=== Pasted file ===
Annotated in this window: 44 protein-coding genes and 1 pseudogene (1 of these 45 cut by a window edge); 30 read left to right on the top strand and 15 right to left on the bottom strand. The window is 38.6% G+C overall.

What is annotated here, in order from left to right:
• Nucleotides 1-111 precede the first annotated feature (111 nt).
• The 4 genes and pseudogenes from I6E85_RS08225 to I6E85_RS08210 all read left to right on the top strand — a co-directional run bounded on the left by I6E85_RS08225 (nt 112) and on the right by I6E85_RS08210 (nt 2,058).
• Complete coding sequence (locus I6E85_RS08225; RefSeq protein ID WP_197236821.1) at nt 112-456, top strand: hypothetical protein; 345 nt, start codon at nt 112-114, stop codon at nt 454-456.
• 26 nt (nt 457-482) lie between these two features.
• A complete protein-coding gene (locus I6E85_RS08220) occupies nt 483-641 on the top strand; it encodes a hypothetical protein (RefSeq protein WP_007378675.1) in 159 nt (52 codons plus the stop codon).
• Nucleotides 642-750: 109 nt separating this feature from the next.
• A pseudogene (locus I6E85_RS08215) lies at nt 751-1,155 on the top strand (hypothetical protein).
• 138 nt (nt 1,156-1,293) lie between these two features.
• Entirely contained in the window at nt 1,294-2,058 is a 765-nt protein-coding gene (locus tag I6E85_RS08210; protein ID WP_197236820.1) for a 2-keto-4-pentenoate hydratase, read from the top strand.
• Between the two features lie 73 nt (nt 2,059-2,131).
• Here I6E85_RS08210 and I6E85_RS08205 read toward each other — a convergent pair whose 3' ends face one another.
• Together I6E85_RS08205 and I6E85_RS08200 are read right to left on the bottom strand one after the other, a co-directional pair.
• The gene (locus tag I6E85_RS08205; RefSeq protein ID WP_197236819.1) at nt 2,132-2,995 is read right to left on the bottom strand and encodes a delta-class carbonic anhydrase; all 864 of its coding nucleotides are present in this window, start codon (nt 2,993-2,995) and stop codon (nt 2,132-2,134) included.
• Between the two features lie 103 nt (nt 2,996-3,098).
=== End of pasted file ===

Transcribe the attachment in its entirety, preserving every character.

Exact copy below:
Annotated in this window: 44 protein-coding genes and 1 pseudogene (1 of these 45 cut by a window edge); 30 read left to right on the top strand and 15 right to left on the bottom strand. The window is 38.6% G+C overall.

What is annotated here, in order from left to right:
• Nucleotides 1-111 precede the first annotated feature (111 nt).
• The 4 genes and pseudogenes from I6E85_RS08225 to I6E85_RS08210 all read left to right on the top strand — a co-directional run bounded on the left by I6E85_RS08225 (nt 112) and on the right by I6E85_RS08210 (nt 2,058).
• Complete coding sequence (locus I6E85_RS08225; RefSeq protein ID WP_197236821.1) at nt 112-456, top strand: hypothetical protein; 345 nt, start codon at nt 112-114, stop codon at nt 454-456.
• 26 nt (nt 457-482) lie between these two features.
• A complete protein-coding gene (locus I6E85_RS08220) occupies nt 483-641 on the top strand; it encodes a hypothetical protein (RefSeq protein WP_007378675.1) in 159 nt (52 codons plus the stop codon).
• Nucleotides 642-750: 109 nt separating this feature from the next.
• A pseudogene (locus I6E85_RS08215) lies at nt 751-1,155 on the top strand (hypothetical protein).
• 138 nt (nt 1,156-1,293) lie between these two features.
• Entirely contained in the window at nt 1,294-2,058 is a 765-nt protein-coding gene (locus tag I6E85_RS08210; protein ID WP_197236820.1) for a 2-keto-4-pentenoate hydratase, read from the top strand.
• Between the two features lie 73 nt (nt 2,059-2,131).
• Here I6E85_RS08210 and I6E85_RS08205 read toward each other — a convergent pair whose 3' ends face one another.
• Together I6E85_RS08205 and I6E85_RS08200 are read right to left on the bottom strand one after the other, a co-directional pair.
• The gene (locus tag I6E85_RS08205; RefSeq protein ID WP_197236819.1) at nt 2,132-2,995 is read right to left on the bottom strand and encodes a delta-class carbonic anhydrase; all 864 of its coding nucleotides are present in this window, start codon (nt 2,993-2,995) and stop codon (nt 2,132-2,134) included.
• Between the two features lie 103 nt (nt 2,996-3,098).